Mansfield approves nine-month moratorium on multi-family housing development

Celeron Square Apartments are a housing development in Storrs, Conn. Housing developments for multi-family housing complexes have been haulted for nine months. (Tyler Benton/The Daily Campus)

The Mansfield Planning and Zoning Commission voted unanimously to pass a nine month moratorium on new multi-family housing development Tuesday evening.

Beginning Sept. 12, the commission will not receive applications to establish or expand multi-family housing development in Mansfield for a period of up to nine months. The commission suggested the moratorium to give themselves time to update the town’s multi-family housing regulations to align with its Plan of Conservation and Development without having to consider new applications, said director of planning and development Linda Painter at a Sept. 6 public hearing at Mansfield Town Hall.

If the commission is able to update the regulations in less than nine months, the moratorium may be ended early, Painter said.

The moratorium could delay construction of a new apartment complex at the former Huskies location on King Hill Road by up to two years, said spokesperson Susan Hays on behalf of Wilmorite, the project’s developer. The new development, which has not been approved under the commission’s current regulations, would allow students to rent individual rooms in two, three or four bedroom apartments.

Hays requested that the commission exempt Wilmorite’s King Hill Road development from the moratorium because it would need to come online at the beginning of the University of Connecticut’s fall semester in order to be profitable.

“With the type of housing that we’re talking about, you have a very limited window in which to lease up,” Hays said. “If you miss that window, you basically lose an entire year.”

Making an exemption for multi-family developments closer to campus would also prevent students from moving into single-family homes in Mansfield, said Ben Wiles, speaking as an attorney for Wilmorite.

“In my view, the King Hill project would reduce the pressure of conversions and divert students to a different area,” Wiles said.

Approving the moratorium could also impair Mansfield’s ability to meet Connecticut’s requirement that towns contain at least 10 percent affordable housing by 2020, said Dorian Reiser Famiglietti, an attorney speaking on behalf of the Mansfield Nonprofit Housing Development Corporation. Plans for a development on Eagleville Road that would contain over 40 percent affordable housing will be delayed, and projects cannot apply for grants until they are approved locally, Famiglietti told the commission.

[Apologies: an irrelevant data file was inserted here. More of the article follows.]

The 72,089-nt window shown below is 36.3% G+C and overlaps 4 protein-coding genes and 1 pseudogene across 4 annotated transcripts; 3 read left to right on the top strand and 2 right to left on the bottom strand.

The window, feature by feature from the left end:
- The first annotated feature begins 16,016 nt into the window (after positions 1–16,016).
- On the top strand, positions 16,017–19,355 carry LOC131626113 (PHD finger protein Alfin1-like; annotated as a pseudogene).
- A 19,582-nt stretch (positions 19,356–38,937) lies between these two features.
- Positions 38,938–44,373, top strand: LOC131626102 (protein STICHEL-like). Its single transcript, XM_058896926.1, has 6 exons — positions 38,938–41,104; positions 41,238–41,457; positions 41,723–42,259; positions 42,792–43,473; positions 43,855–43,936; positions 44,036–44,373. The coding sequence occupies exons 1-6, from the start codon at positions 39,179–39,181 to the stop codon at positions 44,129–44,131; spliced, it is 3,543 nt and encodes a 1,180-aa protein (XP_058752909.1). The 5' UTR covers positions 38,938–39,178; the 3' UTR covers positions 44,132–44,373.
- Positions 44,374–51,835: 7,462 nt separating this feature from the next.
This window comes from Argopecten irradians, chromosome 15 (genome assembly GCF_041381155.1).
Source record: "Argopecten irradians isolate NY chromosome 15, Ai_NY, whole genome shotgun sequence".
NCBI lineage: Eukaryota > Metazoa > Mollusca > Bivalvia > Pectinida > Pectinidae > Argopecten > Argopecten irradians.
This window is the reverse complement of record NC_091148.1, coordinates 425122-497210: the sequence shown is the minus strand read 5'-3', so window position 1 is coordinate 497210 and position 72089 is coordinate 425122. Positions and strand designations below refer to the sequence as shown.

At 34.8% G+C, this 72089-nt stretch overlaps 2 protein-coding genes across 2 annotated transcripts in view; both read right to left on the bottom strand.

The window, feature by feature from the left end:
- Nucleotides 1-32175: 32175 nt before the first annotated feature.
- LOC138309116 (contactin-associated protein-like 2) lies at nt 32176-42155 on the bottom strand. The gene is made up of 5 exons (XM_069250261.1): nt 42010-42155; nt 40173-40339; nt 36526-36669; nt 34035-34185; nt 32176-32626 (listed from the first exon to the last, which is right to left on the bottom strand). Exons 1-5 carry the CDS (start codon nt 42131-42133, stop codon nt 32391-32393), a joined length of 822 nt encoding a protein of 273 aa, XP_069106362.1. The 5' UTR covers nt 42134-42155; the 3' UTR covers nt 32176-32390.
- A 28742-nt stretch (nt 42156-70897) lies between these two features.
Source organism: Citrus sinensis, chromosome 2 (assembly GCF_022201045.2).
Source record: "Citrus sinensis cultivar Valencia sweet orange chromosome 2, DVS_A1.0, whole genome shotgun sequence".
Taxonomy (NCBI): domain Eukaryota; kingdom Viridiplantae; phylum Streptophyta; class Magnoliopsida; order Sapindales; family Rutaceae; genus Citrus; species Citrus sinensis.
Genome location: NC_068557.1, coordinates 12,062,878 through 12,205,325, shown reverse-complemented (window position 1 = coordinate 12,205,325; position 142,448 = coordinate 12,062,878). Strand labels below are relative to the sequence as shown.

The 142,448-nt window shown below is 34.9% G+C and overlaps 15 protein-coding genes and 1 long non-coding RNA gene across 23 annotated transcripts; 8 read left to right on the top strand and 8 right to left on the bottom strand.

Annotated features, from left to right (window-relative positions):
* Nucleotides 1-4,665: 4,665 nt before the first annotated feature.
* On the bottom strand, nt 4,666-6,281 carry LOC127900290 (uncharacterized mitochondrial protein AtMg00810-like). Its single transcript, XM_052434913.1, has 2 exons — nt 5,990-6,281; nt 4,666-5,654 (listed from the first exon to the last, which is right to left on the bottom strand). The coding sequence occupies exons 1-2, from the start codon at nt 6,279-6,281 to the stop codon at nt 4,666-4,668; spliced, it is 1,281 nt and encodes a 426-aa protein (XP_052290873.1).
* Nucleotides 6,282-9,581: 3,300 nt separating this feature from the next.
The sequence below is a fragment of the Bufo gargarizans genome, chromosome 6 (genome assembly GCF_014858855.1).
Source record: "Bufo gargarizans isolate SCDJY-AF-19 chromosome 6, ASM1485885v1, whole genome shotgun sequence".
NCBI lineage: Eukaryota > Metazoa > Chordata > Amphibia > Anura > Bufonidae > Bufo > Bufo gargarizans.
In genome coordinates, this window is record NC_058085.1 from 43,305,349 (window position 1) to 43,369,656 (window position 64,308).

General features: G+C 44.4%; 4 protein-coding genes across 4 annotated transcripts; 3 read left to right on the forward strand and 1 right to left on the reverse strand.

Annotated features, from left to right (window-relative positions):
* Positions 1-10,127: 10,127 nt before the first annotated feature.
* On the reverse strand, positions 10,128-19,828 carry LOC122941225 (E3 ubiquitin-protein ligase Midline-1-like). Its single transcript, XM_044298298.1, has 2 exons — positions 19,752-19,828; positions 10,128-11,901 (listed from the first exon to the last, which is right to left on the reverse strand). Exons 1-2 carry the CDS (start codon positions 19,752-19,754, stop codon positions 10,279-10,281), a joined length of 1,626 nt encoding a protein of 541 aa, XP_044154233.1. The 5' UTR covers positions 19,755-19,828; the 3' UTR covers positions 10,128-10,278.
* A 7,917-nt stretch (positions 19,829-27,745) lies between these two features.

“We will have to pick up in nine months from where we left off, the plans we have developed to date could be meaningless,” Famiglietti said. “Who knows what kind of money will be available in the future.”

Committee member Kenneth Rawn, who motioned to approve the proposal, said that the regulations need to be updated to address the difficulties that have prevented these projects from being approved under the current system.

“All of the cases have certain merits and I’m particularly attracted to the ideas about affordable housing, but I do find in at least two of the cases the projects don’t work because of current regulations, so it seems to me that it strengthens the argument that we need the time to write these new multi-family regulations,” Rawn said before the vote.

Allison Hill, a Mansfield resident, told the commission she opposes exemptions to the moratorium due to environmental concerns in the plan of conservation and development.

“I am not in favor of exemptions to any moratorium because it plays to favorites and because many of the environmental issues that would affect a project are constant regardless of use,” Hill said.

David Freudman, also a Mansfield resident, said putting a moratorium on multi-family housing will cause students to move into more single-family homes in the area and interfere with the free market.

“As a rule I don’t like the idea of the government saying to developers, business people, that we’re going to throw a wrench in their work,” Freudman told the commission. “I’m not carrying a torch for any of these developers, I have no dog in this fight, I just don’t think it’s fair to say to people you can’t get a permit under any circumstances.”

The moratorium will have no impact on student renters living in converted single-family homes in Mansfield, or on what UConn can do on its own property said Joann Goodwin, chair of the Planning and Zoning Commission.


Kimberly Armstrong is a staff writer for The Daily Campus. She can be reached via email at kimberly.armstrong@uconn.edu.